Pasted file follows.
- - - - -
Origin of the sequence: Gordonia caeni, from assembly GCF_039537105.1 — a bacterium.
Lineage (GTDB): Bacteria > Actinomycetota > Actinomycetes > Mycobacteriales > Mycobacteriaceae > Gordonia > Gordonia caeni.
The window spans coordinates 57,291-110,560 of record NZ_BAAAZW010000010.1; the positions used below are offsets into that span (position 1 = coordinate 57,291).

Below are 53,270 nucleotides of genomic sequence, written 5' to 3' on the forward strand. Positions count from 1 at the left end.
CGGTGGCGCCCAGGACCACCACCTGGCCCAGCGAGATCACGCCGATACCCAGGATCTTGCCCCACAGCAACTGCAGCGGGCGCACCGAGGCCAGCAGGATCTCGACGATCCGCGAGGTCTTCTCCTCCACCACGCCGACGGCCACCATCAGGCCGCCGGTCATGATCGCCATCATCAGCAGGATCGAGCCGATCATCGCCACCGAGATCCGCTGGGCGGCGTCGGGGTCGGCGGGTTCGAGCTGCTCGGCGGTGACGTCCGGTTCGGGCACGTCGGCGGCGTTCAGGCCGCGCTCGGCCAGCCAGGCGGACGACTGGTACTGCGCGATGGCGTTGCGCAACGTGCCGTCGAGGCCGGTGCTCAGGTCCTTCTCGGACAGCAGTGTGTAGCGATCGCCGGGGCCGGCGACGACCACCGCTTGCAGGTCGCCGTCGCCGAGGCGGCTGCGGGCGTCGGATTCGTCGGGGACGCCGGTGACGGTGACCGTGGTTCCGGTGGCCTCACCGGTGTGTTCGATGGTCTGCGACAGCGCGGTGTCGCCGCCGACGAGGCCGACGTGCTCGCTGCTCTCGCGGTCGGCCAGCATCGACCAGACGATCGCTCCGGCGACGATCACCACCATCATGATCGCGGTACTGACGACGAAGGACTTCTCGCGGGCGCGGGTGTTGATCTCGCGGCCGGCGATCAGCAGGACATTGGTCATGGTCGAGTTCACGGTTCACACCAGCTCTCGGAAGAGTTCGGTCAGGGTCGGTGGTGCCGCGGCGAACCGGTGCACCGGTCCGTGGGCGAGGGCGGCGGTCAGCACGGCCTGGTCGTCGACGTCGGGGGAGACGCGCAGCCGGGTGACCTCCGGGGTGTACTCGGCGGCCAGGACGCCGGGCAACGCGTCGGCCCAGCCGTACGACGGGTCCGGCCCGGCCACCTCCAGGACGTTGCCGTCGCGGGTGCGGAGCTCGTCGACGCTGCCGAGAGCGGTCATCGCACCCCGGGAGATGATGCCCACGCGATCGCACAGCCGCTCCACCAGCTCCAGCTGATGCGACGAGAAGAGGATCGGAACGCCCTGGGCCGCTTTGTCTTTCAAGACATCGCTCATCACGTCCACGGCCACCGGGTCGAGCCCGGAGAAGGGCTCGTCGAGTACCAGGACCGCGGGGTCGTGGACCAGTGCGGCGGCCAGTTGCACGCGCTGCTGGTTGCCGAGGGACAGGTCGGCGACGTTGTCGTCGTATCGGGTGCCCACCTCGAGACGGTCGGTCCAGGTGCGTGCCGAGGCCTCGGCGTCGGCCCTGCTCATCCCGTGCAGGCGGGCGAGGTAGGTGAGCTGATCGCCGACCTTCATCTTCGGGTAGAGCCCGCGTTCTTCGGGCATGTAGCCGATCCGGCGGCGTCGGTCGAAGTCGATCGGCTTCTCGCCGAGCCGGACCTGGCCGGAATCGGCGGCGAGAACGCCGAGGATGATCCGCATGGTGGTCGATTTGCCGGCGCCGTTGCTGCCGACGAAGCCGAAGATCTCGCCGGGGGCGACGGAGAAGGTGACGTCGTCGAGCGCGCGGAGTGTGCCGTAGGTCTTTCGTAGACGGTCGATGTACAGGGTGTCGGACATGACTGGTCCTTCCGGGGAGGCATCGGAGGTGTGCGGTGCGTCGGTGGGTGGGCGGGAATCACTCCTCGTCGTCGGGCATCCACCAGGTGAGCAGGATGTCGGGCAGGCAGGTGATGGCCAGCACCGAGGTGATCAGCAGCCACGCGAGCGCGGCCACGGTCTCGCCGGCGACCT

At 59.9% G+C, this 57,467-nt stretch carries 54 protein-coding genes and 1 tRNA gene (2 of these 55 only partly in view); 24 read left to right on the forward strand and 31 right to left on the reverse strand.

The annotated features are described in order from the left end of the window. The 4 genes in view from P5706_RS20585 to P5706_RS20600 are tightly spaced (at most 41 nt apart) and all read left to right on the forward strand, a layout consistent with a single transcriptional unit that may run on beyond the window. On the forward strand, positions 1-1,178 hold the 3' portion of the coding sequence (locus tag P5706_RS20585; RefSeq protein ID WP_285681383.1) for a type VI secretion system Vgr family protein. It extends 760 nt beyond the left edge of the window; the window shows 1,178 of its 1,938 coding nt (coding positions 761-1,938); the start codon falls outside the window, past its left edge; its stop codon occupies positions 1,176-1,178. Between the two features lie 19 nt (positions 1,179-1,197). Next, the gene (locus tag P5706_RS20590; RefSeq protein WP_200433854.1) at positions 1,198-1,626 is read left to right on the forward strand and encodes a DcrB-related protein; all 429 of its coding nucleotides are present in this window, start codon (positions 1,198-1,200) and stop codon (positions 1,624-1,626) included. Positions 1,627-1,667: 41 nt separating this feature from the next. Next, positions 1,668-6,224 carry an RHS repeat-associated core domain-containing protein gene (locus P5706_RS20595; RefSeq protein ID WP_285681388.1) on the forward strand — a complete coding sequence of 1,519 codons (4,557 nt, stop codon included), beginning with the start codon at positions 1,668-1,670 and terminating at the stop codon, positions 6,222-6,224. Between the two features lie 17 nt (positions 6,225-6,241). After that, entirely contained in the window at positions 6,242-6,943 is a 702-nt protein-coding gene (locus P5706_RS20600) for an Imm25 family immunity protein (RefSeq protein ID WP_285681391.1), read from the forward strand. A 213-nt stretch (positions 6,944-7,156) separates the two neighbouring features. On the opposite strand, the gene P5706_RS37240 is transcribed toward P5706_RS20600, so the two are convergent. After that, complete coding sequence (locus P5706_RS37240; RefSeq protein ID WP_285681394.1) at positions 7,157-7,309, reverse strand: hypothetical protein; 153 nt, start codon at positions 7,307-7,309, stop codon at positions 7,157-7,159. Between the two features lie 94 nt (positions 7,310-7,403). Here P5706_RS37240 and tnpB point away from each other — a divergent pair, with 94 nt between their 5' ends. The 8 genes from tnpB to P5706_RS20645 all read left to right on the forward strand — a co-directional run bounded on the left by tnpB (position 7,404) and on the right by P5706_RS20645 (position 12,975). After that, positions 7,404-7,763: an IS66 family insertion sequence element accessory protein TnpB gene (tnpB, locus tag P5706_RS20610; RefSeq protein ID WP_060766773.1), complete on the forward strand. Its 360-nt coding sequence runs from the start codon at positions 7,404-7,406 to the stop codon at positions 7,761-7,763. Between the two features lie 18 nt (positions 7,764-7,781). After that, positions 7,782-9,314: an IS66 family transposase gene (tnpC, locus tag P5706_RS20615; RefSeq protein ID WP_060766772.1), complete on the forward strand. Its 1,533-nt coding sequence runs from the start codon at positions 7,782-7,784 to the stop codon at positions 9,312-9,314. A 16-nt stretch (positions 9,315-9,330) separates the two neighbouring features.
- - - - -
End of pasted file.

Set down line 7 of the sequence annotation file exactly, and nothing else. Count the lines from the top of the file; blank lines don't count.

The annotated features are described in order from the left end of the window. The 4 genes in view from P5706_RS20585 to P5706_RS20600 are tightly spaced (at most 41 nt apart) and all read left to right on the forward strand, a layout consistent with a single transcriptional unit that may run on beyond the window. On the forward strand, positions 1-1,178 hold the 3' portion of the coding sequence (locus tag P5706_RS20585; RefSeq protein ID WP_285681383.1) for a type VI secretion system Vgr family protein. It extends 760 nt beyond the left edge of the window; the window shows 1,178 of its 1,938 coding nt (coding positions 761-1,938); the start codon falls outside the window, past its left edge; its stop codon occupies positions 1,176-1,178. Between the two features lie 19 nt (positions 1,179-1,197). Next, the gene (locus tag P5706_RS20590; RefSeq protein WP_200433854.1) at positions 1,198-1,626 is read left to right on the forward strand and encodes a DcrB-related protein; all 429 of its coding nucleotides are present in this window, start codon (positions 1,198-1,200) and stop codon (positions 1,624-1,626) included. Positions 1,627-1,667: 41 nt separating this feature from the next. Next, positions 1,668-6,224 carry an RHS repeat-associated core domain-containing protein gene (locus P5706_RS20595; RefSeq protein ID WP_285681388.1) on the forward strand — a complete coding sequence of 1,519 codons (4,557 nt, stop codon included), beginning with the start codon at positions 1,668-1,670 and terminating at the stop codon, positions 6,222-6,224. Between the two features lie 17 nt (positions 6,225-6,241). After that, entirely contained in the window at positions 6,242-6,943 is a 702-nt protein-coding gene (locus P5706_RS20600) for an Imm25 family immunity protein (RefSeq protein ID WP_285681391.1), read from the forward strand. A 213-nt stretch (positions 6,944-7,156) separates the two neighbouring features. On the opposite strand, the gene P5706_RS37240 is transcribed toward P5706_RS20600, so the two are convergent. After that, complete coding sequence (locus P5706_RS37240; RefSeq protein ID WP_285681394.1) at positions 7,157-7,309, reverse strand: hypothetical protein; 153 nt, start codon at positions 7,307-7,309, stop codon at positions 7,157-7,159. Between the two features lie 94 nt (positions 7,310-7,403). Here P5706_RS37240 and tnpB point away from each other — a divergent pair, with 94 nt between their 5' ends. The 8 genes from tnpB to P5706_RS20645 all read left to right on the forward strand — a co-directional run bounded on the left by tnpB (position 7,404) and on the right by P5706_RS20645 (position 12,975). After that, positions 7,404-7,763: an IS66 family insertion sequence element accessory protein TnpB gene (tnpB, locus tag P5706_RS20610; RefSeq protein ID WP_060766773.1), complete on the forward strand. Its 360-nt coding sequence runs from the start codon at positions 7,404-7,406 to the stop codon at positions 7,761-7,763. Between the two features lie 18 nt (positions 7,764-7,781). After that, positions 7,782-9,314: an IS66 family transposase gene (tnpC, locus tag P5706_RS20615; RefSeq protein ID WP_060766772.1), complete on the forward strand. Its 1,533-nt coding sequence runs from the start codon at positions 7,782-7,784 to the stop codon at positions 9,312-9,314. A 16-nt stretch (positions 9,315-9,330) separates the two neighbouring features.